The third day saw two 2 hour races planned and an earlier start to make the best of the tides and weather. Pete had to head back for Finn training in readiness for the Gold Cup in Hungary, so one less D-Zero. A great start out of the blocks against a strong tide, though I decided to take what I thought was the less tide option across a sandbank and broke right as didn't want to be a sheep. Others pushed on against the tide heading for the far southern shore and less tide. At the first mark, I nicely rounded in almost last, or it at least felt like it, although I made some good ground on the Aeros in front through the rolling waves downwind. At the bottom mark, everyone rounded and followed my old route, though not being a sheep, I went left and still against a strong tide, made the shore and gained massive ground in the lesser tidal flow, and made the windward in 3rd, surprising more than a few. Working hard downwind against an Aero and a D-Zero, I rounded the windward mark having been taken by the Aero and ahead of the other D-Zero by inches, although was slowed by the Aero on the rounding and Ben Oakley (an ex-Olympic windsurfer) nipped ahead. Not giving up, I then managed to out-drag them 200 metres from the finish line and nipped into 3rd – result!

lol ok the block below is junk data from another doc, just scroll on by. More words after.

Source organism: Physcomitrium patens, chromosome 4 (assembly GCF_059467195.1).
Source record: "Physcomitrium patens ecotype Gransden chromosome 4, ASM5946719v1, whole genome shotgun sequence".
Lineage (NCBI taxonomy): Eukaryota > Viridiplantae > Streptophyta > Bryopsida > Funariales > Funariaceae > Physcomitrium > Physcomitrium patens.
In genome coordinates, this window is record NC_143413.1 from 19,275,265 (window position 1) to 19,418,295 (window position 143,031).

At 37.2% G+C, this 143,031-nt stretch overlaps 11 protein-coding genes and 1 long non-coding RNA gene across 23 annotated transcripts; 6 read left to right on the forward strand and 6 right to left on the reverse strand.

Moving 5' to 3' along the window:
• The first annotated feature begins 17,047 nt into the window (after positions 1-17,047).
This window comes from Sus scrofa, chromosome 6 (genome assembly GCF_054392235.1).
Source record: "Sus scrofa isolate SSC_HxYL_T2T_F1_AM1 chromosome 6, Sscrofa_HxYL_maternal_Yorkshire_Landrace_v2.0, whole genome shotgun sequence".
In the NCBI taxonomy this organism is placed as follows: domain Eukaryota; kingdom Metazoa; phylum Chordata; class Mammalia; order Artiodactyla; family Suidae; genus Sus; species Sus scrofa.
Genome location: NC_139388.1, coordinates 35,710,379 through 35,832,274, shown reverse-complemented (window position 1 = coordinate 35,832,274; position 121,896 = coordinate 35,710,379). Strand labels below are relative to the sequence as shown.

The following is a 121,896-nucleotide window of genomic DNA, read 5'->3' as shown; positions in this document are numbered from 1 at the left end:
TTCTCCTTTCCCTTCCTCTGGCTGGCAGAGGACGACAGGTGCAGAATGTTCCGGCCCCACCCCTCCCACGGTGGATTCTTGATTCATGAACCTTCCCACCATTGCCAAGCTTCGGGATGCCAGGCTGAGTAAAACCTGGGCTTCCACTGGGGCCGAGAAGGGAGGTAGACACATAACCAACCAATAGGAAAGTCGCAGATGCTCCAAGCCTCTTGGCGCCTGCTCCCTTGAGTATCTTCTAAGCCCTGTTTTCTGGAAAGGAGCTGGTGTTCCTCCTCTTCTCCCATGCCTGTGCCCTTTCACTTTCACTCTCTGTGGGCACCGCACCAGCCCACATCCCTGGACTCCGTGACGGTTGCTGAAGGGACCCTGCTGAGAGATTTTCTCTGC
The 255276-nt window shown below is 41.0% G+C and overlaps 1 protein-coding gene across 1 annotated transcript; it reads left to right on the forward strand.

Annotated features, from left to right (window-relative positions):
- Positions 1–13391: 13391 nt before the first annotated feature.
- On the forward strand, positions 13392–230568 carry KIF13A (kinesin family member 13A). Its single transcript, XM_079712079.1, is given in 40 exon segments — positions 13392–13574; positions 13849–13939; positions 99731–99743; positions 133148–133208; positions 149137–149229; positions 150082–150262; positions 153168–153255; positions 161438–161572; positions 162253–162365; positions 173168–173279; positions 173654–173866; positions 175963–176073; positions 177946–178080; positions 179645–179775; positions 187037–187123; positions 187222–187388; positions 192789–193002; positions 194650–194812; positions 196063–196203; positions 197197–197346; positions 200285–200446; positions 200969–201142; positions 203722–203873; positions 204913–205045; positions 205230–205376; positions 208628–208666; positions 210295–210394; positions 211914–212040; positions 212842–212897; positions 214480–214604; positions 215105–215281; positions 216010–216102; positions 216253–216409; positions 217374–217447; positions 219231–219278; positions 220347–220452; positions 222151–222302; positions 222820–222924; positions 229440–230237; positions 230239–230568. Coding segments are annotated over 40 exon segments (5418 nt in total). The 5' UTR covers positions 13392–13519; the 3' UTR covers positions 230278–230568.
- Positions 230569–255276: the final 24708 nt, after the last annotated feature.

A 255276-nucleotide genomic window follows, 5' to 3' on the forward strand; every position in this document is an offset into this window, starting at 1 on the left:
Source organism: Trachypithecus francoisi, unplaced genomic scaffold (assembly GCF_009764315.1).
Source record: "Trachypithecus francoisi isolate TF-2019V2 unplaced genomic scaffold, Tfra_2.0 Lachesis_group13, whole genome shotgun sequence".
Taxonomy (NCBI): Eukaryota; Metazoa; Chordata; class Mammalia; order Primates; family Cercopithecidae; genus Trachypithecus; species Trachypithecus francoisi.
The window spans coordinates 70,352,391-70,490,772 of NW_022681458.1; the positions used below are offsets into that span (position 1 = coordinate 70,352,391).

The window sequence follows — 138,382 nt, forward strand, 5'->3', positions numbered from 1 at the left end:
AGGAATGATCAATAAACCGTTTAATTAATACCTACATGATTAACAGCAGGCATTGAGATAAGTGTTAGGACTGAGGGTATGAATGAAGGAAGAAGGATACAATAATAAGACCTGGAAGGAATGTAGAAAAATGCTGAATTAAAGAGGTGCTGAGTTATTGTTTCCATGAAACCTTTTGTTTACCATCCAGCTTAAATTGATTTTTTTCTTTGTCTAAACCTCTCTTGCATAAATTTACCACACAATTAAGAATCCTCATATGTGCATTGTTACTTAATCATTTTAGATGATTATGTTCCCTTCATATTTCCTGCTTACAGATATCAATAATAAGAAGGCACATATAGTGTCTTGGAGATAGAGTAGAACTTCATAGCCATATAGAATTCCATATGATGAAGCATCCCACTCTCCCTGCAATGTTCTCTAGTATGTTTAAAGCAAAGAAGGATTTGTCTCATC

The next race saw the wind building to a good 4. A really tight start into the 40 minute beat punching the tide, and despite starting at the Committee end punched the tide past quite a few in the lesser tidal flow, where some had started on port, rounded the pin and took the shorter route through less wind. Plenty of breeze on the downhill leg, a few rollers to mix it up and plenty of chop. The Aeros were making the most of the bigger sail and pulled ahead. On the uphill, the D-Zeros came back hard, with some place swapping between David and Ben chasing Tim hard. On the last run the Aeros had pulled ahead though not by much. One Aero decided he was a tad warm and put it in to cool off, or that was the excuse. Close racing meant there were plenty to watch and comment within a few yards of each other. Rounding the leeward mark, a shortish beat to the finish, and I managed to out-drag Ben, a lighter sailor, to the finish by a couple of inches. Grey boats must be faster than black or white!